Pat Garrett and Billy the Kid

Pat Garrett And Billy The Kid

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Pat Garrett and Billy the Kid

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Pat Garrett and Billy the Kid is a 1973 Western film directed by Sam Peckinpah and starring James Coburn and Kris Kristofferson. Co-star Bob Dylan composed multiple songs for the movie's score and the album Pat Garrett & Billy the Kid was released the same year.

The film was noted for behind-the-scenes battles between Peckinpah and production company Metro-Goldwyn-Mayer. Soon after completion, the film was taken away from the director and substantially re-edited, resulting in a truncated version released to the theaters and largely disowned by cast and crew members. Peckinpah's director's cut was released on video in 1988, leading to a reevaluation, with many critics hailing it as a mistreated classic and one of the era's best films.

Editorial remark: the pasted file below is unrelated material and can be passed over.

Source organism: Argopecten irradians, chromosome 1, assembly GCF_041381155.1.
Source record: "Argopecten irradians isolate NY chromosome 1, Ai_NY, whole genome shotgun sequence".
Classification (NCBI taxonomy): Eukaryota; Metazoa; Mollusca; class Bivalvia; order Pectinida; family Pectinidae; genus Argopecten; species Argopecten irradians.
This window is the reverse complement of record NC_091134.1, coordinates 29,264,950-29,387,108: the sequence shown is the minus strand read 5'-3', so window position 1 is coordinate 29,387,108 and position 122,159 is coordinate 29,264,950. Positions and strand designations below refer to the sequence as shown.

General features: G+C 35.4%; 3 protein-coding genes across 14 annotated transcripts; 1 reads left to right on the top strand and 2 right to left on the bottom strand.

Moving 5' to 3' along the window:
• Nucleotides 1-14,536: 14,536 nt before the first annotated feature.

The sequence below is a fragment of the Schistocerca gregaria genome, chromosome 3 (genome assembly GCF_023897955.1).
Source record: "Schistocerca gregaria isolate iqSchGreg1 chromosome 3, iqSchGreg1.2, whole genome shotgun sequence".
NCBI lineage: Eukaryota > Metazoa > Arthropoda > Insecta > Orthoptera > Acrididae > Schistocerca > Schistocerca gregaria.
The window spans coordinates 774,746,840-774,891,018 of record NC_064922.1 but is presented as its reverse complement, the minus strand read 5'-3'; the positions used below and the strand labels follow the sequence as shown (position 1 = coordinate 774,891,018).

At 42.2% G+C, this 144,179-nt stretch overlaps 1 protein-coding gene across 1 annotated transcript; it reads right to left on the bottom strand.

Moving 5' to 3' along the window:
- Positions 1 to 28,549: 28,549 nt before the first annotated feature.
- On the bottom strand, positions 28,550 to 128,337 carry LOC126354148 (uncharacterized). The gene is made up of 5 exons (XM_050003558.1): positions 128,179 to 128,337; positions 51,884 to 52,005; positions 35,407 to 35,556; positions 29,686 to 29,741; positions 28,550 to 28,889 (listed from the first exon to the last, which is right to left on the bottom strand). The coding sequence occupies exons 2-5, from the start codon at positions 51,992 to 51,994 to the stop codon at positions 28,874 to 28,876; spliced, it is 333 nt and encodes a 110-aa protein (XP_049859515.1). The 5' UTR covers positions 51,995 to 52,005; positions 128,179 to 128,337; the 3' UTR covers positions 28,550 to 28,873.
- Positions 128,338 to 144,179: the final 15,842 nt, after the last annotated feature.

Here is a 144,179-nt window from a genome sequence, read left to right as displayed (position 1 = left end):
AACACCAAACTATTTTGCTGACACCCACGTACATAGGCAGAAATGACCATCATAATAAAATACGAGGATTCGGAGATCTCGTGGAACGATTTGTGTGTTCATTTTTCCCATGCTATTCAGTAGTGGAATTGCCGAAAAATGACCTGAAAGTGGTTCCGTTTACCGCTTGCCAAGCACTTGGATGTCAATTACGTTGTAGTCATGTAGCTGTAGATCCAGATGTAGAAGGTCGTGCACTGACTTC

In late 1880, Pat Garrett becomes sheriff of Lincoln County, New Mexico, where Governor Lew Wallace expects him to go after an old friend, the wanted-dead-or-alive outlaw William Bonney, a.k.a. Billy the Kid.

Garrett and a pack of deputies trap Billy in a hideout, killing young Charlie Bodrie and forcing Billy to surrender. A brutal and self-righteous deputy, Bob Ollinger, taunts and beats Billy as the hangman's gallows are built in town, but a second deputy standing guard, J.W. Bell considers himself to be, like Garrett, one of Billy's friends. With a gun hidden for him in an outhouse, Billy gets the drop on Bell and shoots him in the back. He uses Ollinger's shotgun, loaded with dimes, to dispose of him, saying: "Keep the change,...
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